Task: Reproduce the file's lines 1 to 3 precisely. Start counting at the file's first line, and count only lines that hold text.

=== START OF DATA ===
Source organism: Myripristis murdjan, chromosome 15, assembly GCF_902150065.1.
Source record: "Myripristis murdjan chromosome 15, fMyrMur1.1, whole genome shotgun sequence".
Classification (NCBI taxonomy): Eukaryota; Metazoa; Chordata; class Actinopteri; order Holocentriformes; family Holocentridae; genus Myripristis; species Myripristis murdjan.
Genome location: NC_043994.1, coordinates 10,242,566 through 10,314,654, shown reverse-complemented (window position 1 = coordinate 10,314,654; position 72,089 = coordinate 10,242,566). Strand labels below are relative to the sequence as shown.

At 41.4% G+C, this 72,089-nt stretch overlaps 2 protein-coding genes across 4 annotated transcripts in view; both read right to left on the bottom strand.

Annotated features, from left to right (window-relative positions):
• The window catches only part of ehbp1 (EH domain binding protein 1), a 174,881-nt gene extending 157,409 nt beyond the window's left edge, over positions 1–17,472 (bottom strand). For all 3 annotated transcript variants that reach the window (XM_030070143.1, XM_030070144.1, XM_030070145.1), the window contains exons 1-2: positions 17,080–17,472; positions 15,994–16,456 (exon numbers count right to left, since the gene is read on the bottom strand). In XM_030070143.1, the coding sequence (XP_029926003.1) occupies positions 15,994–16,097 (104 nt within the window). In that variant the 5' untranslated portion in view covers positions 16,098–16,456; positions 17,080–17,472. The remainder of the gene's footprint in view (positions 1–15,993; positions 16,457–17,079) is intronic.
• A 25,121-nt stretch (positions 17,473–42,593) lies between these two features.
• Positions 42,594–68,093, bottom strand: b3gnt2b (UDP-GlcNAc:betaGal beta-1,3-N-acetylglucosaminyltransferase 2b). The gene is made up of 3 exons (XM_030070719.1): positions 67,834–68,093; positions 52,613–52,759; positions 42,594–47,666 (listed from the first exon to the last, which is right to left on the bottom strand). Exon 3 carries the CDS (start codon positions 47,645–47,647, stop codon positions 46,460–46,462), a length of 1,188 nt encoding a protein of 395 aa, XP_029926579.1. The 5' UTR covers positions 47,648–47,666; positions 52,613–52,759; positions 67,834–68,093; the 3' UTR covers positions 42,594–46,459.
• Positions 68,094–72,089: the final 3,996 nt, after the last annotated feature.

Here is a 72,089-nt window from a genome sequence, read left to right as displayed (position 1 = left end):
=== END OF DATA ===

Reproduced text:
Source organism: Myripristis murdjan, chromosome 15, assembly GCF_902150065.1.
Source record: "Myripristis murdjan chromosome 15, fMyrMur1.1, whole genome shotgun sequence".
Classification (NCBI taxonomy): Eukaryota; Metazoa; Chordata; class Actinopteri; order Holocentriformes; family Holocentridae; genus Myripristis; species Myripristis murdjan.